2. Series resistor packs also quell standing waves, by absorbing a little reflected energy.
  3. Gigahertz capacitors and chip ferrites selectively admit certain high-frequency signals, while increasingly absorbing their troublesome harmonics.
  4. Common mode inductors sort out particular classes of problems on power and data lines from the USB and power socket by dispersing unwanted high-frequency energy.

This is an atypically complicated product, which is why I chose it. There’s a DSP on there, some fast RAM for audio, a microcontroller, USB, and quite a few wireforms that join up to other circuit boards using long runs of cabling. That is quite a lot of systems interchanging information quickly, and some signal paths are fairly long. Even with care, it is hard to execute such a system correctly because if something resonates, a signal somewhere will find it, couple into it, and use it as a transmitter.

The first time we took measurements, we found a couple of problems – we expected them. However, after two days and two revisions of circuit board, we could spin the device on a turntable, point a steerable antenna at it, and watch it sail under the pass line provided by EN55022 class B with a couple of decibels to spare.

Product X emissions test

We’d normally expect a far more comfortable pass than this, but a pass is a pass, and a tricky product is a tricky product. Whatever we design, electromagnetic performance has to be considered from the start. We need to know more than we used to about where our electrons are going, generally take a mature approach to designing products and reviewing best practice, or we risk spending a fortune on making things that we’re not allowed to sell.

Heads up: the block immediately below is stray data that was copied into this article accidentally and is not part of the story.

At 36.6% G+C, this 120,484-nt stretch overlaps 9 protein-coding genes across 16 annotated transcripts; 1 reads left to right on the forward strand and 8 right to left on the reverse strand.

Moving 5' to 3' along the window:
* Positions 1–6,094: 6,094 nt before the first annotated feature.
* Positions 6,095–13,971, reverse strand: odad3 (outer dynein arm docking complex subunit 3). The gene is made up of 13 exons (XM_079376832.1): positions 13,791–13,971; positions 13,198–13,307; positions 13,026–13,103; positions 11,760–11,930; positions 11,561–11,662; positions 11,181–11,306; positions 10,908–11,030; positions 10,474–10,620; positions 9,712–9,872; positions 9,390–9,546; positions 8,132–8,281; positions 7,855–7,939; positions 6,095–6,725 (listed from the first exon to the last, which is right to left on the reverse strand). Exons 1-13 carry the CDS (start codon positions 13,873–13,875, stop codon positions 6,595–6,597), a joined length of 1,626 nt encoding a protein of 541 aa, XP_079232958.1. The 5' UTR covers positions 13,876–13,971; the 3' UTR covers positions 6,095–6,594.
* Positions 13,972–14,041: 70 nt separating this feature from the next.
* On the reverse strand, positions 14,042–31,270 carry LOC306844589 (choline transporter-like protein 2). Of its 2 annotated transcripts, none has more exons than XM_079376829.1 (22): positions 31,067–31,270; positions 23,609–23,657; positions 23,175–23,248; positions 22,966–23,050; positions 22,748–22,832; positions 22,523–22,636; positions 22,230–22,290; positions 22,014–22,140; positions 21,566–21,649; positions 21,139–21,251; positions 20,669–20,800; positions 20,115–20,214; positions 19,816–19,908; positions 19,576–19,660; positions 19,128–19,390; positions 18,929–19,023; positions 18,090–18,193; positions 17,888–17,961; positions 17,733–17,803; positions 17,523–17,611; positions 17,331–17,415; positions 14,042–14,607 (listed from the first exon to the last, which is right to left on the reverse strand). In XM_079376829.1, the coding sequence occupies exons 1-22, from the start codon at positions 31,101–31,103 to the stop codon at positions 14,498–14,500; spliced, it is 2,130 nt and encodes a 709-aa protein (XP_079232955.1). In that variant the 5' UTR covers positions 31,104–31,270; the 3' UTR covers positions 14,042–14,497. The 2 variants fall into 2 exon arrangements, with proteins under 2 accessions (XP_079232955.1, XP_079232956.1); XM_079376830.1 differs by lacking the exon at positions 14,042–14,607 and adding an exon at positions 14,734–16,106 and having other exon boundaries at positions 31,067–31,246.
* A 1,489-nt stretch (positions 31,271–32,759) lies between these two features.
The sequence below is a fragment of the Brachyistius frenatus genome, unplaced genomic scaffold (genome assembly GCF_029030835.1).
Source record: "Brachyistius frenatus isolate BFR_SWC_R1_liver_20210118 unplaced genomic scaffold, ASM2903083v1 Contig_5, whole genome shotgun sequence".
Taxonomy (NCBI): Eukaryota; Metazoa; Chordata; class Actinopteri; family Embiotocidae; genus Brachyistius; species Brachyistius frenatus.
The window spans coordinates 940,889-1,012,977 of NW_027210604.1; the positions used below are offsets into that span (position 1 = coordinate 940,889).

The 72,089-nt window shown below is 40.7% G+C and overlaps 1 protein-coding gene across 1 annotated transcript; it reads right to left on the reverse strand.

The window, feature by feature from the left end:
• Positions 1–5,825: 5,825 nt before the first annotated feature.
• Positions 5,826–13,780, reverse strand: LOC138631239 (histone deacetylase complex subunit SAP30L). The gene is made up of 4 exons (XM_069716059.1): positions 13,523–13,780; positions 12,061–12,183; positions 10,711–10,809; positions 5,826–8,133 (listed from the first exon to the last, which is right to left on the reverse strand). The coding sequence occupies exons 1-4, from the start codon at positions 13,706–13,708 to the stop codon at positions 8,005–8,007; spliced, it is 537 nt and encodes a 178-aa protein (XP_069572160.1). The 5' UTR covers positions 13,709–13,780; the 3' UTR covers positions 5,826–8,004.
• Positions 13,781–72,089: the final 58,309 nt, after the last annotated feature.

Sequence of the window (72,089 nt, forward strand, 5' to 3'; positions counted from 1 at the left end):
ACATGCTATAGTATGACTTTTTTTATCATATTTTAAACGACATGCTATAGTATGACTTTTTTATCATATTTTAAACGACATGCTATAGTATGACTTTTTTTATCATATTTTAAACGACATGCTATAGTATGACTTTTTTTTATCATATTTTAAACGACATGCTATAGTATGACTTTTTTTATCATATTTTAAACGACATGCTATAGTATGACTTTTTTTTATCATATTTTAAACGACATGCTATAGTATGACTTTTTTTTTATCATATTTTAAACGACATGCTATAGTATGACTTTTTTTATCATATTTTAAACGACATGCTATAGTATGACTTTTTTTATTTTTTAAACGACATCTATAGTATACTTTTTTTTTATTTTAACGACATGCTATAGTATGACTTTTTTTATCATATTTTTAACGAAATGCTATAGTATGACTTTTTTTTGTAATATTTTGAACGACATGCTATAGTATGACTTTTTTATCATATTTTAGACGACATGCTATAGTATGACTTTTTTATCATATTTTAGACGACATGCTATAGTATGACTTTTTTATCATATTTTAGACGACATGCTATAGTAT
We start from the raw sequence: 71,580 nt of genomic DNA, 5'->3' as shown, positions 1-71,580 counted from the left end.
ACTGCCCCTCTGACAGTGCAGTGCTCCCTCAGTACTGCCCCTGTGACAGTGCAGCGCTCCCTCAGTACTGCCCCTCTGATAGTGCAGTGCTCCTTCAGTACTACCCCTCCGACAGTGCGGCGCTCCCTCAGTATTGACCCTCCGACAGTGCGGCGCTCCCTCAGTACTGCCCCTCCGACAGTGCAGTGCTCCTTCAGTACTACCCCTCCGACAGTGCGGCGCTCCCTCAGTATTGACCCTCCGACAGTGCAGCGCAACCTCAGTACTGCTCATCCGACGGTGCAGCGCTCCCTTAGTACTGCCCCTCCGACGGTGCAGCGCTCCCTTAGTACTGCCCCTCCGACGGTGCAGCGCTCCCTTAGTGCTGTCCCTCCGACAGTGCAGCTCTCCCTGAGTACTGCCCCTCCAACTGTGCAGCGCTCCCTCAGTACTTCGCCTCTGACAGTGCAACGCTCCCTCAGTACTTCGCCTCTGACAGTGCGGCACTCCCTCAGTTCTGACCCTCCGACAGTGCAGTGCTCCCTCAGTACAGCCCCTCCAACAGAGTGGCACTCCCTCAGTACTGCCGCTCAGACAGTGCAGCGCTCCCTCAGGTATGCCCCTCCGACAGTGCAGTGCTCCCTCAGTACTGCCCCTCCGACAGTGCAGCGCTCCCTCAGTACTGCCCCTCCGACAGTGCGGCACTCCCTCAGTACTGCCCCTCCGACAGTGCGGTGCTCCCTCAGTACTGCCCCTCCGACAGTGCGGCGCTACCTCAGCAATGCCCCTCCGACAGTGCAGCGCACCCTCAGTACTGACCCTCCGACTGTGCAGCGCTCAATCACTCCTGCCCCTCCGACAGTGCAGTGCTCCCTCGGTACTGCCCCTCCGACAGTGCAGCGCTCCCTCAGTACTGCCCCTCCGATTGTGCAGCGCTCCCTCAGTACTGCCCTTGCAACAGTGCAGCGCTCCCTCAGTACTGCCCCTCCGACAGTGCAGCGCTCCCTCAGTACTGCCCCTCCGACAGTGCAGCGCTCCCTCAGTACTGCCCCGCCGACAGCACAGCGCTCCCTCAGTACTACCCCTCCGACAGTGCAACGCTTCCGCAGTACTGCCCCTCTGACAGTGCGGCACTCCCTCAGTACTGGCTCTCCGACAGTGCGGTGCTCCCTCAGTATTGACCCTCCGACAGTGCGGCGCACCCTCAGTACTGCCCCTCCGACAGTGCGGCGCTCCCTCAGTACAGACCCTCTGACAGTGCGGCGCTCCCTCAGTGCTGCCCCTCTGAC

ZX Electromagnetic Spectrum

Now, we get to the fun bit. This year is the 30th anniversary of one of my favourite inventions of all time, the Sinclair ZX Spectrum. A few weeks ago, I finally bought one: a non-working one on eBay that I nursed back to health. Fortunately there was very little wrong with it. Unfortunately it’s a 16K model, and a fairly early one at that, which won’t run much software in its native state. This probably accounts for its unusually pristine condition.

We took half an hour in the chamber to perform an approximate series of EN55022 measurements, to check its radiated emissions against today’s standard. The question is, what have we learned as an industry since 1982? Does a 30-year-old computer, that embodies Sinclair’s mastery of cost-engineering and elegant design like nothing else, pass modern legislation that would render it saleable?

We gave it a fighting chance. One of the things I did was to disable its TV modulator which, as well as stopping it from generating a UHF carrier signal, renders it compatible with modern televisions. Machines of this vintage are notorious for their flaky video circuitry, and it needed all the help it could get just to render a yellowish picture.

speccyThe ZX Spectrum, interpreting cyan with modest success.

I replaced all the electrolytic capacitors, trimmed the colour circuitry as best I could, and ensured via some old documents online that its modification state is up to date: not because this would have helped, but because it’s good practice for any piece of old electronics. The only other modification from stock was a 1 megaohm resistor across the 14MHz system crystal, just to allow the aged thing to work properly. I’m trying to help here.


The inside of my refurbished Issue 2 ZX Spectrum. The empty chip sockets would normally contain an extra 32K of RAM.

Remember when all technology was this exciting? Here it is with the radiation detection antenna pointed at it. Normally we would test such a device in a more representative setup: ideally, it would be attached to a cassette recorder and a TV, but we gave it a fighting chance and left most of the cabling in the box. I’ll talk about what happened next week.

speccy emc